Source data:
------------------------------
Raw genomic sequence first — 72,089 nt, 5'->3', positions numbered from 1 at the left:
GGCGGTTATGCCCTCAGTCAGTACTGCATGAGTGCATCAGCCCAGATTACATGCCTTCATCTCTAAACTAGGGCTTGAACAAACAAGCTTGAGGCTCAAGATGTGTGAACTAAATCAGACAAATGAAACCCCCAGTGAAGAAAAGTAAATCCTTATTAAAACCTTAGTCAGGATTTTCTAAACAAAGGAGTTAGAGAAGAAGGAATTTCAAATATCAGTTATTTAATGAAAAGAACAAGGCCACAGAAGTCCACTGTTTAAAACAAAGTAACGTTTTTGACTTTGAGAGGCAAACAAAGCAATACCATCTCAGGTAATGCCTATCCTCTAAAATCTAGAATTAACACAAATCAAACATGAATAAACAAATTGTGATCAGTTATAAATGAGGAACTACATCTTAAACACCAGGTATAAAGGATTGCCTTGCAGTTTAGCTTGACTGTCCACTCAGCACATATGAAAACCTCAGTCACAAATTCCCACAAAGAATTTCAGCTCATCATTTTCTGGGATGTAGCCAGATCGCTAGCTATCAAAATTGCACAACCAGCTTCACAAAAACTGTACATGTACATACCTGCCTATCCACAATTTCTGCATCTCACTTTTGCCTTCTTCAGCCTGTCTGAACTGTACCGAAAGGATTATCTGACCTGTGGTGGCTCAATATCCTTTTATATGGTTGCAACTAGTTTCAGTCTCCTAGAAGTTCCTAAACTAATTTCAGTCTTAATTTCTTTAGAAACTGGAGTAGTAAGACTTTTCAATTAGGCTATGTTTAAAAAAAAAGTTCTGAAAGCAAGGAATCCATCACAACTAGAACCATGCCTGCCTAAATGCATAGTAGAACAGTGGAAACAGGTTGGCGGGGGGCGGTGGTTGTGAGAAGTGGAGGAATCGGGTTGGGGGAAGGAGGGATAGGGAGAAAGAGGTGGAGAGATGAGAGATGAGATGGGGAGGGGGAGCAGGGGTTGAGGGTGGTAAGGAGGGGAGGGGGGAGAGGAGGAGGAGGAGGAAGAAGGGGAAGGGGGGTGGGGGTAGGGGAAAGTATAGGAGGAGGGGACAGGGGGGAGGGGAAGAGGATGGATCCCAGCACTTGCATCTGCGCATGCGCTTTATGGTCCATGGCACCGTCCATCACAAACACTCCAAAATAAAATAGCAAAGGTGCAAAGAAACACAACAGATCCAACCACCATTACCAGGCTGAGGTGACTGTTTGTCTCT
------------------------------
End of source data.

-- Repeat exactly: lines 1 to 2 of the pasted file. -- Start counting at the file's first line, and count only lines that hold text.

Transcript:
Raw genomic sequence first — 72,089 nt, 5'->3', positions numbered from 1 at the left:
GGCGGTTATGCCCTCAGTCAGTACTGCATGAGTGCATCAGCCCAGATTACATGCCTTCATCTCTAAACTAGGGCTTGAACAAACAAGCTTGAGGCTCAAGATGTGTGAACTAAATCAGACAAATGAAACCCCCAGTGAAGAAAAGTAAATCCTTATTAAAACCTTAGTCAGGATTTTCTAAACAAAGGAGTTAGAGAAGAAGGAATTTCAAATATCAGTTATTTAATGAAAAGAACAAGGCCACAGAAGTCCACTGTTTAAAACAAAGTAACGTTTTTGACTTTGAGAGGCAAACAAAGCAATACCATCTCAGGTAATGCCTATCCTCTAAAATCTAGAATTAACACAAATCAAACATGAATAAACAAATTGTGATCAGTTATAAATGAGGAACTACATCTTAAACACCAGGTATAAAGGATTGCCTTGCAGTTTAGCTTGACTGTCCACTCAGCACATATGAAAACCTCAGTCACAAATTCCCACAAAGAATTTCAGCTCATCATTTTCTGGGATGTAGCCAGATCGCTAGCTATCAAAATTGCACAACCAGCTTCACAAAAACTGTACATGTACATACCTGCCTATCCACAATTTCTGCATCTCACTTTTGCCTTCTTCAGCCTGTCTGAACTGTACCGAAAGGATTATCTGACCTGTGGTGGCTCAATATCCTTTTATATGGTTGCAACTAGTTTCAGTCTCCTAGAAGTTCCTAAACTAATTTCAGTCTTAATTTCTTTAGAAACTGGAGTAGTAAGACTTTTCAATTAGGCTATGTTTAAAAAAAAAGTTCTGAAAGCAAGGAATCCATCACAACTAGAACCATGCCTGCCTAAATGCATAGTAGAACAGTGGAAACAGGTTGGCGGGGGGCGGTGGTTGTGAGAAGTGGAGGAATCGGGTTGGGGGAAGGAGGGATAGGGAGAAAGAGGTGGAGAGATGAGAGATGAGATGGGGAGGGGGAGCAGGGGTTGAGGGTGGTAAGGAGGGGAGGGGGGAGAGGAGGAGGAGGAGGAAGAAGGGGAAGGGGGGTGGGGGTAGGGGAAAGTATAGGAGGAGGGGACAGGGGGGAGGGGAAGAGGATGGATCCCAGCACTTGCATCTGCGCATGCGCTTTATGGTCCATGGCACCGTCCATCACAAACACTCCAAAATAAAATAGCAAAGGTGCAAAGAAACACAACAGATCCAACCACCATTACCAGGCTGAGGTGACTGTTTGTCTCT